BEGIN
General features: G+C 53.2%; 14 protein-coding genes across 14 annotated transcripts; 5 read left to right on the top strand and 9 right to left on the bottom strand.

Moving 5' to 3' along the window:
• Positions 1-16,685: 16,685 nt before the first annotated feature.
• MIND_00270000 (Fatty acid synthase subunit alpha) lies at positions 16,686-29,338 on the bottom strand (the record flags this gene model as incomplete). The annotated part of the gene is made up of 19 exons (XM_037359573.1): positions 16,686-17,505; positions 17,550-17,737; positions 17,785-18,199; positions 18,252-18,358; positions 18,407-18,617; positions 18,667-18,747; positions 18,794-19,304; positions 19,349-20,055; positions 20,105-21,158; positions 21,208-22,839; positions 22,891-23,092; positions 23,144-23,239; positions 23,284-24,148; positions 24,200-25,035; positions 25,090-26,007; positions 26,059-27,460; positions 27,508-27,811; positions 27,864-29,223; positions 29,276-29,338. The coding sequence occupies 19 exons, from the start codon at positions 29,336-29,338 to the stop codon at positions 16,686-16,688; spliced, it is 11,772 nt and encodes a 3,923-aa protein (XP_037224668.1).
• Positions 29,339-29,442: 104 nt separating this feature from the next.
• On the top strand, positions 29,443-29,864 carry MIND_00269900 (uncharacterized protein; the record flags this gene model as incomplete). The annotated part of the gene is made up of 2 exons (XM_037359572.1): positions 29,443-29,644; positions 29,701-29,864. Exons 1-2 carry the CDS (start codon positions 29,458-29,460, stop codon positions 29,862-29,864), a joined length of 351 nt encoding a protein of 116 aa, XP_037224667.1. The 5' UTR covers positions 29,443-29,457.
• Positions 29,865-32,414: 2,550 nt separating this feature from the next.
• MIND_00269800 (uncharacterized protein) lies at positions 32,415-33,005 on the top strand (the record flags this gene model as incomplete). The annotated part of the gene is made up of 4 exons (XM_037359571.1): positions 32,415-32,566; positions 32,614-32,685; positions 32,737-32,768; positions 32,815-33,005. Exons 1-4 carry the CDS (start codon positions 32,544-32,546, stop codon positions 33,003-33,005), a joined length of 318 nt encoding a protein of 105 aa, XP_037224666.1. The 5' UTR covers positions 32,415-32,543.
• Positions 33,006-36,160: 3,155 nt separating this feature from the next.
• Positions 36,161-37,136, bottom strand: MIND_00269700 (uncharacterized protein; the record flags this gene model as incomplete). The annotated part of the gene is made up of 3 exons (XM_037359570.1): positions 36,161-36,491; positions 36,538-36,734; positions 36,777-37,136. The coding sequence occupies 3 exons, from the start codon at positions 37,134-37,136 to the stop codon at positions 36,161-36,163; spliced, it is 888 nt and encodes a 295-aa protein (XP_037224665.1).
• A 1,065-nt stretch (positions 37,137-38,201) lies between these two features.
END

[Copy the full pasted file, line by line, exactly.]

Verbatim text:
General features: G+C 53.2%; 14 protein-coding genes across 14 annotated transcripts; 5 read left to right on the top strand and 9 right to left on the bottom strand.

Moving 5' to 3' along the window:
• Positions 1-16,685: 16,685 nt before the first annotated feature.
• MIND_00270000 (Fatty acid synthase subunit alpha) lies at positions 16,686-29,338 on the bottom strand (the record flags this gene model as incomplete). The annotated part of the gene is made up of 19 exons (XM_037359573.1): positions 16,686-17,505; positions 17,550-17,737; positions 17,785-18,199; positions 18,252-18,358; positions 18,407-18,617; positions 18,667-18,747; positions 18,794-19,304; positions 19,349-20,055; positions 20,105-21,158; positions 21,208-22,839; positions 22,891-23,092; positions 23,144-23,239; positions 23,284-24,148; positions 24,200-25,035; positions 25,090-26,007; positions 26,059-27,460; positions 27,508-27,811; positions 27,864-29,223; positions 29,276-29,338. The coding sequence occupies 19 exons, from the start codon at positions 29,336-29,338 to the stop codon at positions 16,686-16,688; spliced, it is 11,772 nt and encodes a 3,923-aa protein (XP_037224668.1).
• Positions 29,339-29,442: 104 nt separating this feature from the next.
• On the top strand, positions 29,443-29,864 carry MIND_00269900 (uncharacterized protein; the record flags this gene model as incomplete). The annotated part of the gene is made up of 2 exons (XM_037359572.1): positions 29,443-29,644; positions 29,701-29,864. Exons 1-2 carry the CDS (start codon positions 29,458-29,460, stop codon positions 29,862-29,864), a joined length of 351 nt encoding a protein of 116 aa, XP_037224667.1. The 5' UTR covers positions 29,443-29,457.
• Positions 29,865-32,414: 2,550 nt separating this feature from the next.
• MIND_00269800 (uncharacterized protein) lies at positions 32,415-33,005 on the top strand (the record flags this gene model as incomplete). The annotated part of the gene is made up of 4 exons (XM_037359571.1): positions 32,415-32,566; positions 32,614-32,685; positions 32,737-32,768; positions 32,815-33,005. Exons 1-4 carry the CDS (start codon positions 32,544-32,546, stop codon positions 33,003-33,005), a joined length of 318 nt encoding a protein of 105 aa, XP_037224666.1. The 5' UTR covers positions 32,415-32,543.
• Positions 33,006-36,160: 3,155 nt separating this feature from the next.
• Positions 36,161-37,136, bottom strand: MIND_00269700 (uncharacterized protein; the record flags this gene model as incomplete). The annotated part of the gene is made up of 3 exons (XM_037359570.1): positions 36,161-36,491; positions 36,538-36,734; positions 36,777-37,136. The coding sequence occupies 3 exons, from the start codon at positions 37,134-37,136 to the stop codon at positions 36,161-36,163; spliced, it is 888 nt and encodes a 295-aa protein (XP_037224665.1).
• A 1,065-nt stretch (positions 37,137-38,201) lies between these two features.